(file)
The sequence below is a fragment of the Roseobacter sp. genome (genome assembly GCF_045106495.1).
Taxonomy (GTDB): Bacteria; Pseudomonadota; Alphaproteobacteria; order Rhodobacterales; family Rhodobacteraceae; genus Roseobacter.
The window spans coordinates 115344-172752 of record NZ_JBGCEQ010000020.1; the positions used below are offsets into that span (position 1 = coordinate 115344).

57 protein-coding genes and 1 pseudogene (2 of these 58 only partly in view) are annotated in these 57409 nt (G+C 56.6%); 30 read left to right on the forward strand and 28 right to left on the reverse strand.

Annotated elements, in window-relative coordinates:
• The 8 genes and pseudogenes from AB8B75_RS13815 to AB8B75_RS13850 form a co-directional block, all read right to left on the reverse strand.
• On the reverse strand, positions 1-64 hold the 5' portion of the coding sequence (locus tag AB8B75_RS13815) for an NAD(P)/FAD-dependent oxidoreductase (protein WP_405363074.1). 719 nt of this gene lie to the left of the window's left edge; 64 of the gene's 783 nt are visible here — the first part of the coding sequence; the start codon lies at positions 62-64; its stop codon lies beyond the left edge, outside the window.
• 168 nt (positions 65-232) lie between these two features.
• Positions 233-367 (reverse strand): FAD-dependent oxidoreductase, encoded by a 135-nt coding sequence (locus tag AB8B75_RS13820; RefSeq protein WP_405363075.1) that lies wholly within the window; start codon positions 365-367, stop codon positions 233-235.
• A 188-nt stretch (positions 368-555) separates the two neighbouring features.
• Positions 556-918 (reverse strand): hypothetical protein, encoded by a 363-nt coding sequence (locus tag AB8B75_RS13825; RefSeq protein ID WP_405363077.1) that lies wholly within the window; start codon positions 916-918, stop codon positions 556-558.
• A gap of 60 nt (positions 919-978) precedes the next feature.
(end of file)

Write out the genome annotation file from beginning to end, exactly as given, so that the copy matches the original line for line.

The sequence below is a fragment of the Roseobacter sp. genome (genome assembly GCF_045106495.1).
Taxonomy (GTDB): Bacteria; Pseudomonadota; Alphaproteobacteria; order Rhodobacterales; family Rhodobacteraceae; genus Roseobacter.
The window spans coordinates 115344-172752 of record NZ_JBGCEQ010000020.1; the positions used below are offsets into that span (position 1 = coordinate 115344).

57 protein-coding genes and 1 pseudogene (2 of these 58 only partly in view) are annotated in these 57409 nt (G+C 56.6%); 30 read left to right on the forward strand and 28 right to left on the reverse strand.

Annotated elements, in window-relative coordinates:
• The 8 genes and pseudogenes from AB8B75_RS13815 to AB8B75_RS13850 form a co-directional block, all read right to left on the reverse strand.
• On the reverse strand, positions 1-64 hold the 5' portion of the coding sequence (locus tag AB8B75_RS13815) for an NAD(P)/FAD-dependent oxidoreductase (protein WP_405363074.1). 719 nt of this gene lie to the left of the window's left edge; 64 of the gene's 783 nt are visible here — the first part of the coding sequence; the start codon lies at positions 62-64; its stop codon lies beyond the left edge, outside the window.
• 168 nt (positions 65-232) lie between these two features.
• Positions 233-367 (reverse strand): FAD-dependent oxidoreductase, encoded by a 135-nt coding sequence (locus tag AB8B75_RS13820; RefSeq protein WP_405363075.1) that lies wholly within the window; start codon positions 365-367, stop codon positions 233-235.
• A 188-nt stretch (positions 368-555) separates the two neighbouring features.
• Positions 556-918 (reverse strand): hypothetical protein, encoded by a 363-nt coding sequence (locus tag AB8B75_RS13825; RefSeq protein ID WP_405363077.1) that lies wholly within the window; start codon positions 916-918, stop codon positions 556-558.
• A gap of 60 nt (positions 919-978) precedes the next feature.